Mojave, CA, September 29, 2004 – The Space Frontier Foundation applauded the first successful X Prize flight by Scaled Composites today and wished the team good luck on their second flight.
“The X Prize has inspired and excited people around the world about space,” said the Foundation’s Rick Tumlinson, who acknowledged that Burt Rutan and his partner, billionaire Paul Allen, spent well over the $10 million dollar purse to build and fly their spacecraft. “This isn’t about the money. It is about opening the frontier. It is about showing the world that the space game isn’t just for multi-billion dollar government players,” said Tumlinson.
The Foundation’s members see the X Prize competition as a harbinger of dramatically lower costs to put people and payloads into space. They acknowledge the great difference between sub-orbital flights, which involve much lower speeds and do not have to deal with the intense heat and other forces encountered by orbital vehicles, but they still believe contrasts between the X Prize effort and plans for a new NASA shuttle replacement (where some estimate over $25 billion is going to be spent to develop a space capsule) are valid.
“Sure, orbital flight is a lot harder to do than sub-orbital, but a thousand times harder? I think not,” Tumlinson commented. “I think this shows it is time for the government to get out of the Earth-to-space transportation business and back to exploration.”
The Foundation is hopeful that the success of the X Prize will convince the government to offer prizes and contracts to a variety of commercial firms, rather than trying to operate its own vehicles. It supports new prize initiatives and believes the development of a New Space industry carrying both commercial and government people and payloads into space is the only way NASA can afford to carry out plans to go back to the Moon and on to Mars.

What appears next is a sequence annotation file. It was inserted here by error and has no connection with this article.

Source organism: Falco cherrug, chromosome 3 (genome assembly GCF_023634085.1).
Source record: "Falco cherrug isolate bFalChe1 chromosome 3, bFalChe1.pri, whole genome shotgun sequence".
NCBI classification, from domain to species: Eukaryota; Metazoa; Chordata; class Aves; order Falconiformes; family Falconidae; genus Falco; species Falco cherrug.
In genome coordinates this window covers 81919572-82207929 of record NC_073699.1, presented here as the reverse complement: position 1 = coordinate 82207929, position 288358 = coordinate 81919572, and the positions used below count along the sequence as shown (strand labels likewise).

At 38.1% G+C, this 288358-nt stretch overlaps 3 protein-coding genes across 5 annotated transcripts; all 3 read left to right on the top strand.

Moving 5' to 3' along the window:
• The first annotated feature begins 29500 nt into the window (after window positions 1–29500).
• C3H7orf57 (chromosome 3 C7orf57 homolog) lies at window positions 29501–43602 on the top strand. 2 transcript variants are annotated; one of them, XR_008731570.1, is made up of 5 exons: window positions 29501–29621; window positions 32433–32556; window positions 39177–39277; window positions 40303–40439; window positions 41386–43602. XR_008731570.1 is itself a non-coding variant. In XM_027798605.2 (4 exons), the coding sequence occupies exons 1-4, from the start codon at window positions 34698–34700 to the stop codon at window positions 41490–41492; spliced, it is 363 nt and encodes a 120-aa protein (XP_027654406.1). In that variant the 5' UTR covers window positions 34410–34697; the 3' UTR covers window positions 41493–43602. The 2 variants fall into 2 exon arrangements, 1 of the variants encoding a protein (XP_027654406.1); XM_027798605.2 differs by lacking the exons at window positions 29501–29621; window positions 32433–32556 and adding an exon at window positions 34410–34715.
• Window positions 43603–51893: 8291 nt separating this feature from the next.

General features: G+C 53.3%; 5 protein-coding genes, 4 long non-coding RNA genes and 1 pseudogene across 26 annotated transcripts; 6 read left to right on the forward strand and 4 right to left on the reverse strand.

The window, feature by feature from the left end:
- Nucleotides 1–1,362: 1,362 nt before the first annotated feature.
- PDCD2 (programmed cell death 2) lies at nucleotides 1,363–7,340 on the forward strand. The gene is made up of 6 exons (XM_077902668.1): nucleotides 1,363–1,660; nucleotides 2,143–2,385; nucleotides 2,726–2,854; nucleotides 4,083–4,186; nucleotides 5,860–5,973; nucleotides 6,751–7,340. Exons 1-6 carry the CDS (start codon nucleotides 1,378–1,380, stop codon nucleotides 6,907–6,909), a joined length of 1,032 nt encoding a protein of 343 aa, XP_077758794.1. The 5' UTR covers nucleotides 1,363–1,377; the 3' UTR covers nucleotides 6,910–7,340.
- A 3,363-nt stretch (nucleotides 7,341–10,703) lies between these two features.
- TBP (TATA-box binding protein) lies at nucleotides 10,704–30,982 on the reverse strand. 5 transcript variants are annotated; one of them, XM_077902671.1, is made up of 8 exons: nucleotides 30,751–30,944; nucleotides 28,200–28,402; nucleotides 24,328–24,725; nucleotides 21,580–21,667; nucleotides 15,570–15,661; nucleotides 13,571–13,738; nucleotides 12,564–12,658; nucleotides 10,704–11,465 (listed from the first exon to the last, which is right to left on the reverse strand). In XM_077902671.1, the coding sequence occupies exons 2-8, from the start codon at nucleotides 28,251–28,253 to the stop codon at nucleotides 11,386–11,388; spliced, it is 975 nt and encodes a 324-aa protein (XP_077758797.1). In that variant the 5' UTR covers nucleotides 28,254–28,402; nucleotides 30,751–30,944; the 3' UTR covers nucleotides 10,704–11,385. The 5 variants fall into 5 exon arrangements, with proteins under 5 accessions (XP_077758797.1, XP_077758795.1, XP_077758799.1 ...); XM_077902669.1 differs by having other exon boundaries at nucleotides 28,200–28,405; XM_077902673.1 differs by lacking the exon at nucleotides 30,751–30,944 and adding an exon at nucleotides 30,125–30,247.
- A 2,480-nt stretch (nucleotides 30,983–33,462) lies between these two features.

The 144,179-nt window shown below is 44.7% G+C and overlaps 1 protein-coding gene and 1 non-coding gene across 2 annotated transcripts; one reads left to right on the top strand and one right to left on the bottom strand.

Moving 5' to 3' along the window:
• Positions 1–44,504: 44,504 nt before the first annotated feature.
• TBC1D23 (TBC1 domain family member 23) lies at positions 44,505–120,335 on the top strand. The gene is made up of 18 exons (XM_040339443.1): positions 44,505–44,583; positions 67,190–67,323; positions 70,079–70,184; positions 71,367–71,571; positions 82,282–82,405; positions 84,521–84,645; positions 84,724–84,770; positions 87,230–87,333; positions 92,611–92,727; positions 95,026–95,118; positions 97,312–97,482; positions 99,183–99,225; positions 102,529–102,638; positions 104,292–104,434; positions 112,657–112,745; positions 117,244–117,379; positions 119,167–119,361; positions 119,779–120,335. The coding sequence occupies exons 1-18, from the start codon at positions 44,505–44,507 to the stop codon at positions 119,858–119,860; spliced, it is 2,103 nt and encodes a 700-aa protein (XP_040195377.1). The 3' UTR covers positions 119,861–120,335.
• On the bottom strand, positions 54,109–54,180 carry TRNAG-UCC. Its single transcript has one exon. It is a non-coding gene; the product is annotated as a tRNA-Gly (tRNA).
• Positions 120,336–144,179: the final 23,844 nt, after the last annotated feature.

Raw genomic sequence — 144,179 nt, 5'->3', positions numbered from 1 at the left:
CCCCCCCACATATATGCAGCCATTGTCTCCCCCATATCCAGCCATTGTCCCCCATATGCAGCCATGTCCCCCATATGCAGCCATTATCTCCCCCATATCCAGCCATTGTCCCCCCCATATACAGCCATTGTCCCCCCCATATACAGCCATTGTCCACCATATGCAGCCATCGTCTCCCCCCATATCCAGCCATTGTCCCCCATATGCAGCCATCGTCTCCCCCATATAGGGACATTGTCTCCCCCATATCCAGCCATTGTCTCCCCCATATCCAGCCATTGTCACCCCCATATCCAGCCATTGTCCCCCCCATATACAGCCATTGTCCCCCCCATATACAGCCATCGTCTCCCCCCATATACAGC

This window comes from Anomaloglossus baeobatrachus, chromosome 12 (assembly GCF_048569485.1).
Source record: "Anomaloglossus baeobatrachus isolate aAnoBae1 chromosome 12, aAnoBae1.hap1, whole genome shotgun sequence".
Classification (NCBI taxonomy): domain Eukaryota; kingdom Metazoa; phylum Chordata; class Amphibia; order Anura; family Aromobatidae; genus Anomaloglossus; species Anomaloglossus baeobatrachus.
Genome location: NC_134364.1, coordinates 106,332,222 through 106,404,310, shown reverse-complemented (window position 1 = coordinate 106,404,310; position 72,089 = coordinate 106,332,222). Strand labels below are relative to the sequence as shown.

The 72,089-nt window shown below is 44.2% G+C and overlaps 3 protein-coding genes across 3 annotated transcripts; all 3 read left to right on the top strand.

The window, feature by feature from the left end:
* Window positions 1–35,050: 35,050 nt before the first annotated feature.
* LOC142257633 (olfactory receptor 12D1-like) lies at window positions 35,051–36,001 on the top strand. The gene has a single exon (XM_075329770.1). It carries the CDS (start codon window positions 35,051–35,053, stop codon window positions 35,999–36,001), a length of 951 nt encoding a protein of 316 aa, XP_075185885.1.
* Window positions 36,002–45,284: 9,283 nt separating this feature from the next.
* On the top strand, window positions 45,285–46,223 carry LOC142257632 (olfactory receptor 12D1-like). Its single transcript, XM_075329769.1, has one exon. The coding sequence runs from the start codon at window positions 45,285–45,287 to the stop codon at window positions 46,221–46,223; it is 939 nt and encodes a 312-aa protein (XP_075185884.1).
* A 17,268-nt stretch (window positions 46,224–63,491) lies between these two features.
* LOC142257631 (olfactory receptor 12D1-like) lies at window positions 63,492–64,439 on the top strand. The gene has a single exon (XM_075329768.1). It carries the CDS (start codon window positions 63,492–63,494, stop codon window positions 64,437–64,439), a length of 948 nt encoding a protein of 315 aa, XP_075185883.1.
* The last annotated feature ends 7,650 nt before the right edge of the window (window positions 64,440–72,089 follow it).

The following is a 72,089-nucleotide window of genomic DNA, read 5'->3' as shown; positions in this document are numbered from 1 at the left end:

“This summer Burt Rutan and his team blew the hinges off the door to space with their first flight. Now they are showing they can keep that door wide open for all of us,” said Tumlinson. “Scaled Composites and the X Prize are proving that access to space can be made routine, which means costs will drop and more and more people will get to go, including government astronauts on their way to the Moon and Mars.”
Both the X Prize and Scaled Composites will be receiving Awards from the Foundation at its thirteenth annual conference on RMS Queen Mary in Long Beach California, October 8-10, 2004. Also in attendance will be many alternative space firms and other X Prize team members and leaders.
For further information and registration go to: